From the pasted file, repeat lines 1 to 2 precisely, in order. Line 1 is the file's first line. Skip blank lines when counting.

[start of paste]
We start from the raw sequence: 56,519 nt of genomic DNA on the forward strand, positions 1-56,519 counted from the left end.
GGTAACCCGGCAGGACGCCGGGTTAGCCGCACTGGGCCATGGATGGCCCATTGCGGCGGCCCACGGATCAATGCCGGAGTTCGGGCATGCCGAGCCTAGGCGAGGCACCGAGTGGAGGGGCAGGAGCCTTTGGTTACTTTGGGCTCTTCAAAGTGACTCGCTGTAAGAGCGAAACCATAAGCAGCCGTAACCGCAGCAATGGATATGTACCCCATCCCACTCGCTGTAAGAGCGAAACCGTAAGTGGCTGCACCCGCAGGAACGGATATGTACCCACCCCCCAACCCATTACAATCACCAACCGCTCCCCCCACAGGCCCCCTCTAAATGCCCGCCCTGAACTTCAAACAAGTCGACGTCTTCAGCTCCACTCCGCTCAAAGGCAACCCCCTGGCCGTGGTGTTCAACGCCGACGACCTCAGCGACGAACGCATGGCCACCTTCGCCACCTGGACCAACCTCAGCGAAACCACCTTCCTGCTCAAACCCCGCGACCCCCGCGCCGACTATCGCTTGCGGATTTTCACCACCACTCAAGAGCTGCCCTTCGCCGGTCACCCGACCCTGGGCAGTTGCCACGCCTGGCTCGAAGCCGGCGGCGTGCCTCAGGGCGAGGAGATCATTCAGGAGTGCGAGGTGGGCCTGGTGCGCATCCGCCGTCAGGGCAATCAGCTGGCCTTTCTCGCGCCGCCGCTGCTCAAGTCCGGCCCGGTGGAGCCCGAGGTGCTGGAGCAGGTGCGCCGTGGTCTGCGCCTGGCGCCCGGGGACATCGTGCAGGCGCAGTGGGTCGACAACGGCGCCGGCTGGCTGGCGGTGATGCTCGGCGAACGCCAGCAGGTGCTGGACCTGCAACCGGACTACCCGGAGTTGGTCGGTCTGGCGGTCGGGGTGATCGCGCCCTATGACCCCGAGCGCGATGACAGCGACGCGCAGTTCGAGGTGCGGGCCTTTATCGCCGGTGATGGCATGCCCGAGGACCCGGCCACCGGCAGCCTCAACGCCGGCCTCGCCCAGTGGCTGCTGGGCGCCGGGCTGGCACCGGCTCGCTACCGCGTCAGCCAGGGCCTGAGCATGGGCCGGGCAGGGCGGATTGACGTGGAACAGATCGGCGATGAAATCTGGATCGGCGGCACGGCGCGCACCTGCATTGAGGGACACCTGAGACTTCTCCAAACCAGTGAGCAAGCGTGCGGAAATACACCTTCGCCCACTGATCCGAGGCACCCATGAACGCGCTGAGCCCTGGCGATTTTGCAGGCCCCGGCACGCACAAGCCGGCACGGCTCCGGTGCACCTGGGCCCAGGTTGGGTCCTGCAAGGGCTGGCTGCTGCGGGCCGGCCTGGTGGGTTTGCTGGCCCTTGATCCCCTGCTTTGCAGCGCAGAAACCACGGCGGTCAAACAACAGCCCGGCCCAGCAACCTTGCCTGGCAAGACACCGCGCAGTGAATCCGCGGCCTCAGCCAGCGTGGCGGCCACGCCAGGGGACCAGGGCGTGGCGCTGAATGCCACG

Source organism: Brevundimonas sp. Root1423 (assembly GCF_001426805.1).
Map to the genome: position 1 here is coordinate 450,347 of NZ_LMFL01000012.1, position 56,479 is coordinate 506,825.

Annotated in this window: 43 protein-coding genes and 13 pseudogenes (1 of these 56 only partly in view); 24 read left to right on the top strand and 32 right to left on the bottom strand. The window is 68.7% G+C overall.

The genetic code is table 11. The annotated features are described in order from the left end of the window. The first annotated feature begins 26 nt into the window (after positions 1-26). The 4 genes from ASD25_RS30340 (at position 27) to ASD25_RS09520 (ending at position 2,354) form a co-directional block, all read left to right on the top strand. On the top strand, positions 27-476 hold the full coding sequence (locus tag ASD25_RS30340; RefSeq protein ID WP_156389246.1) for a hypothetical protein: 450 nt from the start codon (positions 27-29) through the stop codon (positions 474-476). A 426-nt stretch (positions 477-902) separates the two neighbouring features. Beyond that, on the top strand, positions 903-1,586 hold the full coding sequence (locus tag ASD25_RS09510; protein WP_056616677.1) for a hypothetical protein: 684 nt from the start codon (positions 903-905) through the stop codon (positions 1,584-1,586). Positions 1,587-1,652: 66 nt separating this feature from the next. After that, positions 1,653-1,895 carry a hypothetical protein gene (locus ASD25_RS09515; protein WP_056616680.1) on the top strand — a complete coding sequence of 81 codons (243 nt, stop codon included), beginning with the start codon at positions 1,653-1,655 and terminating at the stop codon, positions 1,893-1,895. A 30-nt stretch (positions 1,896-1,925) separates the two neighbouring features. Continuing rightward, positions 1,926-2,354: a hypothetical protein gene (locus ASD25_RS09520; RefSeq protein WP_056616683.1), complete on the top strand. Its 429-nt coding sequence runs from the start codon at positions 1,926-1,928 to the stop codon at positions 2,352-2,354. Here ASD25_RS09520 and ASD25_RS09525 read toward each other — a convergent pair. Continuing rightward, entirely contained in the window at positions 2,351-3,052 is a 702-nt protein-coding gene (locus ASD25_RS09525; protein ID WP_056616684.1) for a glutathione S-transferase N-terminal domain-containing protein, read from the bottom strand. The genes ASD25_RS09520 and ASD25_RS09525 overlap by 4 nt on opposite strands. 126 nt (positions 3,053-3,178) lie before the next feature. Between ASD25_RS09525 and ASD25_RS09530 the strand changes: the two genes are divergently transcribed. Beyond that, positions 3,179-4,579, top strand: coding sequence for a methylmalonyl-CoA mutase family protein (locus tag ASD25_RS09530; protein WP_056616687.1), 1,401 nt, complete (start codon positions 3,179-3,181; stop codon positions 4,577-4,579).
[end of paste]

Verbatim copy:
We start from the raw sequence: 56,519 nt of genomic DNA on the forward strand, positions 1-56,519 counted from the left end.
GGTAACCCGGCAGGACGCCGGGTTAGCCGCACTGGGCCATGGATGGCCCATTGCGGCGGCCCACGGATCAATGCCGGAGTTCGGGCATGCCGAGCCTAGGCGAGGCACCGAGTGGAGGGGCAGGAGCCTTTGGTTACTTTGGGCTCTTCAAAGTGACTCGCTGTAAGAGCGAAACCATAAGCAGCCGTAACCGCAGCAATGGATATGTACCCCATCCCACTCGCTGTAAGAGCGAAACCGTAAGTGGCTGCACCCGCAGGAACGGATATGTACCCACCCCCCAACCCATTACAATCACCAACCGCTCCCCCCACAGGCCCCCTCTAAATGCCCGCCCTGAACTTCAAACAAGTCGACGTCTTCAGCTCCACTCCGCTCAAAGGCAACCCCCTGGCCGTGGTGTTCAACGCCGACGACCTCAGCGACGAACGCATGGCCACCTTCGCCACCTGGACCAACCTCAGCGAAACCACCTTCCTGCTCAAACCCCGCGACCCCCGCGCCGACTATCGCTTGCGGATTTTCACCACCACTCAAGAGCTGCCCTTCGCCGGTCACCCGACCCTGGGCAGTTGCCACGCCTGGCTCGAAGCCGGCGGCGTGCCTCAGGGCGAGGAGATCATTCAGGAGTGCGAGGTGGGCCTGGTGCGCATCCGCCGTCAGGGCAATCAGCTGGCCTTTCTCGCGCCGCCGCTGCTCAAGTCCGGCCCGGTGGAGCCCGAGGTGCTGGAGCAGGTGCGCCGTGGTCTGCGCCTGGCGCCCGGGGACATCGTGCAGGCGCAGTGGGTCGACAACGGCGCCGGCTGGCTGGCGGTGATGCTCGGCGAACGCCAGCAGGTGCTGGACCTGCAACCGGACTACCCGGAGTTGGTCGGTCTGGCGGTCGGGGTGATCGCGCCCTATGACCCCGAGCGCGATGACAGCGACGCGCAGTTCGAGGTGCGGGCCTTTATCGCCGGTGATGGCATGCCCGAGGACCCGGCCACCGGCAGCCTCAACGCCGGCCTCGCCCAGTGGCTGCTGGGCGCCGGGCTGGCACCGGCTCGCTACCGCGTCAGCCAGGGCCTGAGCATGGGCCGGGCAGGGCGGATTGACGTGGAACAGATCGGCGATGAAATCTGGATCGGCGGCACGGCGCGCACCTGCATTGAGGGACACCTGAGACTTCTCCAAACCAGTGAGCAAGCGTGCGGAAATACACCTTCGCCCACTGATCCGAGGCACCCATGAACGCGCTGAGCCCTGGCGATTTTGCAGGCCCCGGCACGCACAAGCCGGCACGGCTCCGGTGCACCTGGGCCCAGGTTGGGTCCTGCAAGGGCTGGCTGCTGCGGGCCGGCCTGGTGGGTTTGCTGGCCCTTGATCCCCTGCTTTGCAGCGCAGAAACCACGGCGGTCAAACAACAGCCCGGCCCAGCAACCTTGCCTGGCAAGACACCGCGCAGTGAATCCGCGGCCTCAGCCAGCGTGGCGGCCACGCCAGGGGACCAGGGCGTGGCGCTGAATGCCACG